First Come, First Serve
Restaurants also had this weird habit of bringing out food in no particular order…when it was ready, they brought it out. The concept of waiting until everyone had their food in front of them and then eating together was non-existent. This was a bit frustrating at first – but you got used to it. I was so used to it that while ordering at one restaurant they asked us if we wanted one of our items as a ‘starter’ I looked at them confused and said “starter?” The shock about made me fall out of my chair!
The circus is in town!!
When in Hoi An I was walking back to the hotel and all of a sudden you heard this deafening loudspeaker – and it just wouldn’t go away. I was annoyed as it seemed like a fly following me – and I couldn’t swat it away. I turned around in anger to see where the loud noise was coming from and saw a government jeep with a red star painted on it’s doors and a Vietnamese flag flying from it. It had a loudspeaker blaring something in Vietnamese. No doubt – this was some type of propaganda from the government. It finally passed me and I was left with my normal hum of motorbikes and horns. That night at dinner I asked Huong what the jeep was all about. I described what I saw and he told me in all seriousness, “Oh, they were probably advertising the circus coming to town.” I said, “The circus?! No way was that an advertisement for the circus!” He didn’t really elaborate much on the subject so I dropped it. Without a doubt there was some message being relayed by the government, and it wasn’t the fact that clowns and elephants were coming to town! Every time I would encounter another loudspeaker jeep blaring something in Vietnamese (which was quite frequently) – I had to chuckle to myself as I thought about the circus.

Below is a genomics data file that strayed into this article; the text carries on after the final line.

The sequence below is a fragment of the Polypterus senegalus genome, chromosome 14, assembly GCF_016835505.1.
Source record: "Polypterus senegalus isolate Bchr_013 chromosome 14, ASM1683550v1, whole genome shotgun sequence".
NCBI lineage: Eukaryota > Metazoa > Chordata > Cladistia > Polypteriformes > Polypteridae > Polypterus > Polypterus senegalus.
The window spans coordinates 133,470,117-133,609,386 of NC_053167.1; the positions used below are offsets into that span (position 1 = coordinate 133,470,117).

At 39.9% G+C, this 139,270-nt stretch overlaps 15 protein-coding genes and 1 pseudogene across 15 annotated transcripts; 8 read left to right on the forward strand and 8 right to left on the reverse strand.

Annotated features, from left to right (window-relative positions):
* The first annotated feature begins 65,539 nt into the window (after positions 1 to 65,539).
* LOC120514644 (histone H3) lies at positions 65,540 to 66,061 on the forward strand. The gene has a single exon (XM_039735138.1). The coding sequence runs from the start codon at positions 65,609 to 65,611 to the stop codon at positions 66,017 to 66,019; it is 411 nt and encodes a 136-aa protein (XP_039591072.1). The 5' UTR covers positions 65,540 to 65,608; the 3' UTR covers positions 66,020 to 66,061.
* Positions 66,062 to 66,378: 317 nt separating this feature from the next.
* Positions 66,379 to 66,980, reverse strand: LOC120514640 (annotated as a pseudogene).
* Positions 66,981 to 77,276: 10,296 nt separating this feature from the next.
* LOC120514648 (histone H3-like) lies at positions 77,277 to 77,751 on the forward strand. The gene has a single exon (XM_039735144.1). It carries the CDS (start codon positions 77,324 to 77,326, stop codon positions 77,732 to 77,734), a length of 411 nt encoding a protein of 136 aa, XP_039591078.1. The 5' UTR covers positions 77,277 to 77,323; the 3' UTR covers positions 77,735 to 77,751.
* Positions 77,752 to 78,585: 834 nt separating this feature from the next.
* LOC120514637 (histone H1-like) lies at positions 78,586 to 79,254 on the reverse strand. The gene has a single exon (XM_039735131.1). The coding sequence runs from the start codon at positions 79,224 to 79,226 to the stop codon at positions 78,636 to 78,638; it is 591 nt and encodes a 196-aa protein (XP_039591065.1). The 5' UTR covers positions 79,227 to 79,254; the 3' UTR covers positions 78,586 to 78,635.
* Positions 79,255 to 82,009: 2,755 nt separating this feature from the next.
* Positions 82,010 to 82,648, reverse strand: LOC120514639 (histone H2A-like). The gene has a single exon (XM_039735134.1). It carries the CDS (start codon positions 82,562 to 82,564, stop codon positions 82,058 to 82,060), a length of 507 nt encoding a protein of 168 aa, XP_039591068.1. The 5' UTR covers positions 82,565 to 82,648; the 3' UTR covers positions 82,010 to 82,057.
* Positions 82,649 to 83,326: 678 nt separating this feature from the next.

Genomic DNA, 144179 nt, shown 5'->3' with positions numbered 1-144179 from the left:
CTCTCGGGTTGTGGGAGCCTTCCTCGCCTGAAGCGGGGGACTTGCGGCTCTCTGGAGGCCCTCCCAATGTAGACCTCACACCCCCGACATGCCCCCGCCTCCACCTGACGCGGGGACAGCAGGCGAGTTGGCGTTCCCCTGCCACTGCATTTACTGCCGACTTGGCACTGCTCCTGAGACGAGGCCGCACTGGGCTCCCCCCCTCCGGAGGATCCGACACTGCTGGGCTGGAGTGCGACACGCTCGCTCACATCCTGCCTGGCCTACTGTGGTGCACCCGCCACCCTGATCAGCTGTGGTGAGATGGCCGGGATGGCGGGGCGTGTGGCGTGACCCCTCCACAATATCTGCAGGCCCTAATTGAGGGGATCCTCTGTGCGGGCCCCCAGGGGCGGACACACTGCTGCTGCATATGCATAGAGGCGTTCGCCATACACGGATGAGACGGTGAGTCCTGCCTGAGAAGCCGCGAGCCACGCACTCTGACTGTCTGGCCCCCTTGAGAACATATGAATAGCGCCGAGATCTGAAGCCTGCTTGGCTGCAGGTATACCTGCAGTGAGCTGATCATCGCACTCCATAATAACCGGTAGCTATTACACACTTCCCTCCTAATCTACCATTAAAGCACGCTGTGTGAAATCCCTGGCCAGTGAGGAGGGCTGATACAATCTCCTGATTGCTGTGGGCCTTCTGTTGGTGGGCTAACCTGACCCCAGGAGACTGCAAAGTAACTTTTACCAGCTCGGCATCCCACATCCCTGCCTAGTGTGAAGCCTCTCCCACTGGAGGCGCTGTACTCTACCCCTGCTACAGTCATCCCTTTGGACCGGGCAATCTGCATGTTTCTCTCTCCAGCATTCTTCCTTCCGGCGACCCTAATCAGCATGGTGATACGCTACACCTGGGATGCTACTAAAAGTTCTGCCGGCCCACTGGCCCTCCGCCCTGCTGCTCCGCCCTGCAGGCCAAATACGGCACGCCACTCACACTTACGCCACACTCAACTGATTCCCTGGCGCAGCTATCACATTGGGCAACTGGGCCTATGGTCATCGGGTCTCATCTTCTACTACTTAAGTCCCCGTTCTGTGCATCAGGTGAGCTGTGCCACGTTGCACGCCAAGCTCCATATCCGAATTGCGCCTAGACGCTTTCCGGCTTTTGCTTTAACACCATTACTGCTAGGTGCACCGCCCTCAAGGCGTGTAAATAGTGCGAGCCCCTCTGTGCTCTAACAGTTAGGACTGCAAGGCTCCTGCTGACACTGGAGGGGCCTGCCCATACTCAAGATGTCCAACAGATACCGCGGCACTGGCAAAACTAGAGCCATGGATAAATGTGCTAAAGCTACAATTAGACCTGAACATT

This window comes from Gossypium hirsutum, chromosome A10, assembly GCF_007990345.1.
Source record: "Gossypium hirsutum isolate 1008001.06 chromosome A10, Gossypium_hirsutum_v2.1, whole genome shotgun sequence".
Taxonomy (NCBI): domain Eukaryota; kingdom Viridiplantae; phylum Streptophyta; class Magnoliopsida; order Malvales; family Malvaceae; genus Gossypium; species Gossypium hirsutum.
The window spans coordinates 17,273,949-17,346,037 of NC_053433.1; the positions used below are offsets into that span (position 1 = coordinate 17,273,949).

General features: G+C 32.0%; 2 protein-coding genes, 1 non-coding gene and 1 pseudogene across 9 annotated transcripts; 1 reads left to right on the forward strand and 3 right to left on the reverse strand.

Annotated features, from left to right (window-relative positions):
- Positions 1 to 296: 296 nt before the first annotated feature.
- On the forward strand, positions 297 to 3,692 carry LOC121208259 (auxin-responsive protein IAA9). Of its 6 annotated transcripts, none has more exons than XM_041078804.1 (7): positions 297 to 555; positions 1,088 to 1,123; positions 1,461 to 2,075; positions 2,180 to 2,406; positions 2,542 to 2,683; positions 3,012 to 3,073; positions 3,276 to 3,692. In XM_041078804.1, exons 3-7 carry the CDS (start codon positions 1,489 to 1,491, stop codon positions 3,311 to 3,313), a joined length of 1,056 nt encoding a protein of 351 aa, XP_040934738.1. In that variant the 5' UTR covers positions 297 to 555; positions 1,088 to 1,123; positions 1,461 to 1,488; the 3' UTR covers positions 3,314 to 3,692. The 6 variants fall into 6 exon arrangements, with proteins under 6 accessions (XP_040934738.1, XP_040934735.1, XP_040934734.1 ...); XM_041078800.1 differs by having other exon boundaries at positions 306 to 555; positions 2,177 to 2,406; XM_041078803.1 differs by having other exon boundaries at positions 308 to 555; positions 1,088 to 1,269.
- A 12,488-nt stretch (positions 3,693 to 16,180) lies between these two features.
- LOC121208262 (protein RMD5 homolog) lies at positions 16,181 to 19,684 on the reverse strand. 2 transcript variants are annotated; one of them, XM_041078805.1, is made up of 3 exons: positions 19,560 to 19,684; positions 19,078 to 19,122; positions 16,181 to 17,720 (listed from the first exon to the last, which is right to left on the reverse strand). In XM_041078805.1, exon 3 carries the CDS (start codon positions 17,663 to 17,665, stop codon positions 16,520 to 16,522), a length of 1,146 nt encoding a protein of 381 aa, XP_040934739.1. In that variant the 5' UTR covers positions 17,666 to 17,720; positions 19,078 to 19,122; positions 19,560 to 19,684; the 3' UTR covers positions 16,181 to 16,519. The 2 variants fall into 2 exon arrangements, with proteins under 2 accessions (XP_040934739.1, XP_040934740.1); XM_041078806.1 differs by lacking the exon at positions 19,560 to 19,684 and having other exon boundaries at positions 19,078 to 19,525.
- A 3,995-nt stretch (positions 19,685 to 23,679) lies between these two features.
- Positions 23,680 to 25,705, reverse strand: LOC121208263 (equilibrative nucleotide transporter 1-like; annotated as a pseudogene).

I woke up one morning to the sound of Christmas music…I immediately had that sense of panic sweep over me – where am I, what country am I in, what month is it? Once I realized that I was in Vietnam and it was March – I was even more confused! For some reason in some of the tourist destinations you would often find men walking around pushing a big scale. The scale contraption would play music – often a medley of Christmas songs. I have no idea how the Vietnamese got the idea that western tourists would want to pay money to stand o a scale and learn their weight and height while listening to Christmas music! Maybe the Government blared it on a loudspeaker jeep.